Elon Musk says the Twitter advertiser exodus is all but over

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The advertiser boycott of Twitter is all but over. The swarms of advertisers who left the social media platform last year, shortly after Elon Musk acquired the platform, are back, according to the controversial billionaire. 

Musk gave the update at the VivaTech 2023 conference in Paris, France, today, where his panel was held at the Dome of Paris.

“Almost all of the advertisers have said that they’ve either come back or they’ve said they will come back,” Musk declared to the jam-packed arena. “I’m not aware of any exceptions, though there’s probably a few, but overall I feel pretty optimistic about the future.”

Indeed, Musk explicitly stated that Disney is, in fact, one of the platform’s more noteworthy advertisers to have returned. However, advertising spend data that SensorTower previously shared with Digiday showed that Disney didn’t ever really leave the platform, and has averaged at around $268,398 weekly spend since last October.

Furthermore, over the past few weeks, numerous other ads from prominent brands such as Mondelex, Sky, Kia U.K. and Bank of America have also been spotted on the platform. 

While these advertisers are back advertising on Twitter, the likelihood is they’re not spending anywhere near the levels they were before. Otherwise, Twitter’s ad revenue wouldn’t have fallen so low in recent months. For the five weeks from April 1 to first week of May 2023, Twitter’s U.S. ad revenue reached $88 million, but was still down 59% from 2022, The New York Times reported.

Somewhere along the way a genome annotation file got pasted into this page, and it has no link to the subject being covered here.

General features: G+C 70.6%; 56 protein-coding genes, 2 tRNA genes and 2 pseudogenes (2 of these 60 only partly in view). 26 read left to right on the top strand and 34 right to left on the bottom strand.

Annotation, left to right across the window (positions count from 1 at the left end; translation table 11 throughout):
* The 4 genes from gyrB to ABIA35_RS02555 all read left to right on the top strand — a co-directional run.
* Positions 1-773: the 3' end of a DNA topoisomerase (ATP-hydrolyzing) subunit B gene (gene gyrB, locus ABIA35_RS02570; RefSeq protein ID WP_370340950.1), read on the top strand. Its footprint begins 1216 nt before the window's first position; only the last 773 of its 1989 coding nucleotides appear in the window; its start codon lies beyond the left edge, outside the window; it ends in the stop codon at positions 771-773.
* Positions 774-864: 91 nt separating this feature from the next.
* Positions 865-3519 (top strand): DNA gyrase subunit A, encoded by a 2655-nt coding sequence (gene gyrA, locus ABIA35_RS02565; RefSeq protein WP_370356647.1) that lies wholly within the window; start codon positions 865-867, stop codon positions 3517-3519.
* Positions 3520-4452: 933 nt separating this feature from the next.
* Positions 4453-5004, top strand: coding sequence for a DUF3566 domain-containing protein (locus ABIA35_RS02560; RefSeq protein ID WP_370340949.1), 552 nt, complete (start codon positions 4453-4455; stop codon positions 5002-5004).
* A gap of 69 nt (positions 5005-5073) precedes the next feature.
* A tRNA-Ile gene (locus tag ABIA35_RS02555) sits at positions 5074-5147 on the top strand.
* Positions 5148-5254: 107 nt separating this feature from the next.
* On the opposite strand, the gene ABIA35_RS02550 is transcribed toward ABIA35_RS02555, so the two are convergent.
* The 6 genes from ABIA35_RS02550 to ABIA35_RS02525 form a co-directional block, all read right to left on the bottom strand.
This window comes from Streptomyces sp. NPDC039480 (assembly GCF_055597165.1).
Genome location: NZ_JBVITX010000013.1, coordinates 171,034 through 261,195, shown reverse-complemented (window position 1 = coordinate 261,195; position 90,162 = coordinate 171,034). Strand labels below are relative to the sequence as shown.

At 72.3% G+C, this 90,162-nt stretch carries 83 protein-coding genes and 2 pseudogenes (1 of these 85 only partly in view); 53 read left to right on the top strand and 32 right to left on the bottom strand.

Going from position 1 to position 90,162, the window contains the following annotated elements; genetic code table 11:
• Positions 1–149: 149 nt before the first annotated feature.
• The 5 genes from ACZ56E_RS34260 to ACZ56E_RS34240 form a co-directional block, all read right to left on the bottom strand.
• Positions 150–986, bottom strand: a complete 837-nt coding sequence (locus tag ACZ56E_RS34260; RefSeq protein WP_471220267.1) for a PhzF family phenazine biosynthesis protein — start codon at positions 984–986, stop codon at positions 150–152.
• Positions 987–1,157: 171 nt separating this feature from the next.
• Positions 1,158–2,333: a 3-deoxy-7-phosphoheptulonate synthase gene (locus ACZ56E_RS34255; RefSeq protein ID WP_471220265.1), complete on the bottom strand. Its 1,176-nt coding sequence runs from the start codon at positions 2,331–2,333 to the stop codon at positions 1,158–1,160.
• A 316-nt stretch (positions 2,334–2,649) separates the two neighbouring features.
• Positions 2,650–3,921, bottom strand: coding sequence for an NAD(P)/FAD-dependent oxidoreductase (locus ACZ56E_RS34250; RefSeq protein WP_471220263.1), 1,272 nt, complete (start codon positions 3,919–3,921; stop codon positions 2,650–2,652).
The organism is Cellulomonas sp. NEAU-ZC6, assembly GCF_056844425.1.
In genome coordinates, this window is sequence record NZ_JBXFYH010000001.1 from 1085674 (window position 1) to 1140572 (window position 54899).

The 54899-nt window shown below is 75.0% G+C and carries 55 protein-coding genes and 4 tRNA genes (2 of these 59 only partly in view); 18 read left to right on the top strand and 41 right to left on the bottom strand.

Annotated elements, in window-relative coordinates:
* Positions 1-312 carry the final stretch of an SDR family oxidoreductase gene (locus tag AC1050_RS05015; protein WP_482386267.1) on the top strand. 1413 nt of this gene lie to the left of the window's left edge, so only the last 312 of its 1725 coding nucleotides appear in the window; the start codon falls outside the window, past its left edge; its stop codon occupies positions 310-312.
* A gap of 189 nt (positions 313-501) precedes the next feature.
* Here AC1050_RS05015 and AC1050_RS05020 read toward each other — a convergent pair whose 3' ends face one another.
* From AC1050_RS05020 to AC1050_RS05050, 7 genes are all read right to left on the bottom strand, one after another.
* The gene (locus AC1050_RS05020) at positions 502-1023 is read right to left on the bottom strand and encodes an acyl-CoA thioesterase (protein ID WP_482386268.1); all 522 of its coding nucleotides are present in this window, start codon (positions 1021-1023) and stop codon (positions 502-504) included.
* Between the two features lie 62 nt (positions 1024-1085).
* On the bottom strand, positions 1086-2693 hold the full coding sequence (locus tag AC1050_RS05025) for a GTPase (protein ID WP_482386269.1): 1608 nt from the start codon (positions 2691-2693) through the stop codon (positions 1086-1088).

It’s not all doom and gloom over at Twitter. Musk also said that the social media platform is seeing “all time highs” when it comes to usage nowadays. And he might just be right. According to Apptopia, Twitter DAUs are currently 3.3% higher now than they were last October.

But Twitter is still very far down a really rocky road. Despite many large advertisers being back on the platform, at least in some capacity, it hasn’t really made any major changes to the social network itself. The app is still riddled with questionable content, short of staff and without a compelling proposition to monetize all the user engagement it undoubtedly has.

So Twitter certainly still has huge holes to fill, especially when it comes to brand safety — which is a huge deal breaker for most advertisers. And it sounds like new CEO Linda Yaccarino, who only recently completed her first week on the job, now has a tough job on her hands.

During the VivaTech Panel, Asmita dubey chief digital & marketing officer at L’Oreal put Musk on the spot by asking, “Now that Yaccarino, a seasoned advertiser, is on board, how will Twitter win back the trust of advertisers? Will Yaccarino be given the support and freedom to manage the situation, and if so, how?”

“I think Linda is going to do amazing things for Twitter, and she obviously understands where advertisers are coming from very deeply, and understands the concerns that advertisers have,” Musk responded. “I think we’ll do a great job in addressing those concerns.”

He went on to discuss the idea that all this comes down to is what content an advertiser wants their content to appear next to. And that Twitter’s goal is to “make sure the content adjacency matches what the brand is comfortable with.”

Whether that is enough to reassure the market, only time will tell.


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